This week: optimism soars for emerging markets, and “The Mooch” gets the boot.
The Bank of England (BoE) left interest rates unchanged at 0.25% and slashed growth forecasts as uncertainty over Brexit weighs on the UK economy. Projected growth for 2017 was cut from 1.9% to 1.7%, and for 2018 from 1.7% to 1.6%. The pound fell over 1% against the euro following the announcement. BoE Governor Mark Carney indicated that some tightening of monetary policy would be required in the next three years but provided little further detail.
The world’s smallest violins were playing this week for the chief executives of FTSE 100 companies. The embattled executives saw their average pay packages fall 17% from £5.4 million (US$7.1 million) in 2015 to £4.5 million (US$5.9 million) last year, following political pressure and hostile public opinion. Figures from the Chartered Institute of Personnel and Development and the High Pay Centre also showed that the ratio of pay between CEOs and their workforces fell from 148:1 to 129:1. A move in the right direction, perhaps – but it still means the average employee would have to work 129 years to earn his boss’s annual salary. The report comes as Theresa May’s government releases its responsible business reforms next month, which aim to “enhance the public’s trust and confidence in big business.”
The FTSE index of 100 leading UK companies was up 1.6% over the week to Thursday’s close.
Eurozone has cause for celebration
Europhiles have had a pretty good 2017 so far. The election of French President Emmanuel Macron and pro-European politicians in the Netherlands and Austria were watershed moments. There was further cause for cheer this week with the news that the Eurozone grew at its fastest pace in five years. The pace of growth in the 19-country bloc accelerated by 0.6% year-on-year in the three months ending in June. The IHS Markit’s purchasing managers’ index also showed strong job creation in the Eurozone’s manufacturing sector. The weak euro and subdued inflation has helped Eurozone exports in a global economy that has remained buoyant.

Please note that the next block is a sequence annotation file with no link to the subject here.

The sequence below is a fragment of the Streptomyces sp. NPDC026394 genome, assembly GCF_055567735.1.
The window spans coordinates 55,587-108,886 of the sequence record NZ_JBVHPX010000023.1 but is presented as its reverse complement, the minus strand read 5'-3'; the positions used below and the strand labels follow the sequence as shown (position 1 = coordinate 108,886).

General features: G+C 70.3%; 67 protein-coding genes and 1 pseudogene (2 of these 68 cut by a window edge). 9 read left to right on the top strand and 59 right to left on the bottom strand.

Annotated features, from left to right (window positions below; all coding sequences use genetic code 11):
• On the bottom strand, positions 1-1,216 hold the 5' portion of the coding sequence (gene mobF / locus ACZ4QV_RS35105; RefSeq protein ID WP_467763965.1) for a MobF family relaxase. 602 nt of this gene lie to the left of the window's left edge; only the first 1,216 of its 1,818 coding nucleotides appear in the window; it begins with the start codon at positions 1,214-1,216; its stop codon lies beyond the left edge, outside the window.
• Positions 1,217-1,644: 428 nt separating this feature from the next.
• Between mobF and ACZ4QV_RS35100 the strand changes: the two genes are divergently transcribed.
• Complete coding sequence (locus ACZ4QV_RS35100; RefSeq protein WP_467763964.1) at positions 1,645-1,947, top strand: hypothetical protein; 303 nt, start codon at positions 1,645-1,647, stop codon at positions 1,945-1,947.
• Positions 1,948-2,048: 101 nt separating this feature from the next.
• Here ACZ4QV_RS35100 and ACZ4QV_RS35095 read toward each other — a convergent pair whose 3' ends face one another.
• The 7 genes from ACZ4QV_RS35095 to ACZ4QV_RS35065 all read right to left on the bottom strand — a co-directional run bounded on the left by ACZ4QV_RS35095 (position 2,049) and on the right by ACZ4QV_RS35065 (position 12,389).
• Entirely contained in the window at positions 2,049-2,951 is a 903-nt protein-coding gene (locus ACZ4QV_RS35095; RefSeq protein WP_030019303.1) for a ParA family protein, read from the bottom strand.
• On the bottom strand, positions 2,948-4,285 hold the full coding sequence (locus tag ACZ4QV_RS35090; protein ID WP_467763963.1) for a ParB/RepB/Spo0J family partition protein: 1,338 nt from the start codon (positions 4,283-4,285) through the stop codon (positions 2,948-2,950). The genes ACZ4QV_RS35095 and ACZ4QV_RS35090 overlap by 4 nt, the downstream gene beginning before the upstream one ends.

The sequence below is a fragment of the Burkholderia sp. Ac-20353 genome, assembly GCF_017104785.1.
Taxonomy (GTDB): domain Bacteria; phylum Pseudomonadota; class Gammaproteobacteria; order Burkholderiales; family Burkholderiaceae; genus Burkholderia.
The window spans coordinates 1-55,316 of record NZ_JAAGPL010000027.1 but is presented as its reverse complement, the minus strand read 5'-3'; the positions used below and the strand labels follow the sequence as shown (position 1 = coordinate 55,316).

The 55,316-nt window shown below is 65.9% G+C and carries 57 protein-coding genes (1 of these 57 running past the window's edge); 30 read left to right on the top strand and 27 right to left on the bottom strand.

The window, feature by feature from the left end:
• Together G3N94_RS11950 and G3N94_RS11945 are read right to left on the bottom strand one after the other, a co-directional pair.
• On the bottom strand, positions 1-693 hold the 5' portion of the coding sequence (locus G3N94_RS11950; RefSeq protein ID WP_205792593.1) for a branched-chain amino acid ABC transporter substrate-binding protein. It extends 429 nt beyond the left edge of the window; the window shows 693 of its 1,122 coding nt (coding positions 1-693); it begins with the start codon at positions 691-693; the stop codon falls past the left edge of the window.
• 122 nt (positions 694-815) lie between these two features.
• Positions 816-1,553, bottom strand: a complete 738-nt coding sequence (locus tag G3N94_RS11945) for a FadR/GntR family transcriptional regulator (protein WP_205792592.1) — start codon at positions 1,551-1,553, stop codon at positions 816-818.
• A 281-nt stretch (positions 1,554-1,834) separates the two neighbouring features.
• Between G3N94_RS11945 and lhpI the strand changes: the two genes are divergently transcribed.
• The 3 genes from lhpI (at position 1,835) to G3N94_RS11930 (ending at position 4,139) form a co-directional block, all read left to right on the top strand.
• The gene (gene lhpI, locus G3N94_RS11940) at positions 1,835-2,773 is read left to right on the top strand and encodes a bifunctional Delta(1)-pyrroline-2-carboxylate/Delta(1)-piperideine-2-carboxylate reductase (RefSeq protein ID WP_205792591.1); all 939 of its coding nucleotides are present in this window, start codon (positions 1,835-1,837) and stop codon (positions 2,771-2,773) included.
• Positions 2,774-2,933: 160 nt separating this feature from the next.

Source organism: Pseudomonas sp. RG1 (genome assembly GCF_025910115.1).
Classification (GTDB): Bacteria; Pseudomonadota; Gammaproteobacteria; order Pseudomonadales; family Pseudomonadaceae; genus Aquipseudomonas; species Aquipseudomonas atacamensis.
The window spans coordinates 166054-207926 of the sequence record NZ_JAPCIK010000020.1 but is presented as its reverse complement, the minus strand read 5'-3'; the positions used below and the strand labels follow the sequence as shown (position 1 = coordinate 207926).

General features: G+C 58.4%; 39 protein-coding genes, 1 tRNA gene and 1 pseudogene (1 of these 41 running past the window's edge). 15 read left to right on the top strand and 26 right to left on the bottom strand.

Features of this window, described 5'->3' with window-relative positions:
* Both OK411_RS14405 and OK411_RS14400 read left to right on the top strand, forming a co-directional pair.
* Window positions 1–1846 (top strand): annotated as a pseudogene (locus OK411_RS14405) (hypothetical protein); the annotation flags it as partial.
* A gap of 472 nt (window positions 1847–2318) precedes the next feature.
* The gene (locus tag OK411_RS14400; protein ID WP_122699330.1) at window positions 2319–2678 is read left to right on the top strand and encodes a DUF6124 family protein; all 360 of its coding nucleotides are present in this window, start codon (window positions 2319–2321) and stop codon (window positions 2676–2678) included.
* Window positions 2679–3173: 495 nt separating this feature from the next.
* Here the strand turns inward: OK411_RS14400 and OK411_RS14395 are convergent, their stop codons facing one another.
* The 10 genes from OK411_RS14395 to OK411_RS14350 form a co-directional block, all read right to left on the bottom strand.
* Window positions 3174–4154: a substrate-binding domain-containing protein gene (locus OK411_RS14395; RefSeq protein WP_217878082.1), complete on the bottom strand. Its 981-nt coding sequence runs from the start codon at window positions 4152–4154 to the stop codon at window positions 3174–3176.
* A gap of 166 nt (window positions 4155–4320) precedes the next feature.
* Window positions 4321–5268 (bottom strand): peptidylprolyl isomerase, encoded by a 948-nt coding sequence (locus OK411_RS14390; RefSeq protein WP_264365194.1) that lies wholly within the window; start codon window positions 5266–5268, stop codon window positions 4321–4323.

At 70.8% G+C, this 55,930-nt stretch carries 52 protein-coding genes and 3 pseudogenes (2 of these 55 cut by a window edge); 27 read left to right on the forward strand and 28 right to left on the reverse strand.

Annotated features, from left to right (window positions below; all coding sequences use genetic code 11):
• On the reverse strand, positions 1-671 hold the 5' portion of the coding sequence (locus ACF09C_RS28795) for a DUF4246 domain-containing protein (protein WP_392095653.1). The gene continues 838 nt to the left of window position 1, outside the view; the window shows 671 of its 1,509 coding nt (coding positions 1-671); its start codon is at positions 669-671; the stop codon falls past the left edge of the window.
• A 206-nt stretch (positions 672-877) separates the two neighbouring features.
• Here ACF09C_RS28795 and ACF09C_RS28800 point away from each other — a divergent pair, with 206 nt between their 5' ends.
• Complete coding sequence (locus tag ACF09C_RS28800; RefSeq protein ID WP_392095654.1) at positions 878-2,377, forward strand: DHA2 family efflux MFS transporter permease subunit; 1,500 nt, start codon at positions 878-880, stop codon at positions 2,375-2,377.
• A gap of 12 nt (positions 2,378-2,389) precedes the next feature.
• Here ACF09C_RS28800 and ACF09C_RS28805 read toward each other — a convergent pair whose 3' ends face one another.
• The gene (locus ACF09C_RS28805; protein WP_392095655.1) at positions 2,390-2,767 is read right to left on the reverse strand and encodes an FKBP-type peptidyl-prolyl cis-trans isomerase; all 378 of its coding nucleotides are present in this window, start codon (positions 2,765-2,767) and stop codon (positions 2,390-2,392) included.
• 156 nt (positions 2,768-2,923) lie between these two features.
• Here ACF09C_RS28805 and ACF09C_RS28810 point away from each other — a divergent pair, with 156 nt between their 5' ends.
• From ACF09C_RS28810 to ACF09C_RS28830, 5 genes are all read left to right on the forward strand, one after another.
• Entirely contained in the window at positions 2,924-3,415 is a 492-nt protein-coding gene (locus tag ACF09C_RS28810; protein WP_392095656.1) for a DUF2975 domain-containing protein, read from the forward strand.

In other positive news, a survey carried out for the European Commission found 73% of Eurozone citizens supported membership of the single currency area, its highest level of popularity since 2004. The figures illustrate that belief in the European project remains strong in the face of Brexit, the debt crisis and concerns over migration.
The positive news, combined with U.S. dollar weakness caused by President Trump’s political woes and the slower-than-expected pace of U.S. Federal Reserve interest-rate hikes boosted the euro against the dollar to its highest level in two and a half years. The Euro Stoxx index of 50 leading companies was flat over the week.
Mooch gets the boot
A reality show that judges the skills of a motley crew of contenders, with one contestant eliminated every week. No, not The Apprentice. Welcome to the Oval Office in 2017. The latest man in the firing line is Anthony Scaramucci (the Mooch, or Trump’s “Mini Me,” as some have called him). He had an inauspicious start as the White House Communications Director when he used a telephone conversation with a journalist to launch an expletive-ridden tirade against former Chief of Staff Reince Priebus and Trump’s Chief Strategist Steve Bannon. And in a BBC interview, he articulated his colorful views on the virtues of “frontstabbing” and cheeseburgers. But after just 10 days, the Mooch was out of a job, a move many believe was masterminded by John Kelly, Trump’s new Chief of Staff.
In market news, the Dow Jones Industrial Average (DJIA) soared above 22,000 for the first time ever following strong second-quarter results from Apple. While the S&P 500 Index is considered a more accurate measure of the U.S. corporate landscape, the rise of the DJIA does suggest that U.S. companies are in good health.
Optimism in emerging markets
Consumer confidence across 25 emerging markets has risen to its highest level since 1993, according to Pictet Asset Management. Its monthly "Emerging Markets Monitor" has shown strong improvement since the beginning of the year – largely driven by Brazil and Russia, two countries that are recovering from deep recessions. China’s reading also saw a year-on-year increase. Much of Central and Eastern Europe has also seen confidence reach new highs, as well as wage rises and falling unemployment.
Staff at Cardiff’s City Arms pub had to confess to a bit of a clerical error this week. The befuddled bartenders asked a group of seven priests to leave the establishment, having mistaken them for a stag party in fancy dress. Having been unfairly collared, the seven seminarians, who had been celebrating an ordination, were about to depart when the pub’s landlord finally saw the light. They were welcomed back into the fold with a free round of drinks, a favour they returned by buying pints of ‘Reverend James’ beer for themselves and the barman. When they finally left, we’re fairly sure that none of them uttered a line about it being “pastor bedtimes, lads”.
Foreign securities are more volatile, harder to price and less liquid than U.S. securities. They are subject to different accounting and regulatory standards, and political and economic risks. These risks are enhanced in emerging markets countries.
Companies mentioned are for illustrative purposes only and are not intended to be a recommendation to buy or sell any security.
Indexes are unmanaged and are included for illustrative purposes only. You cannot invest directly in an index.
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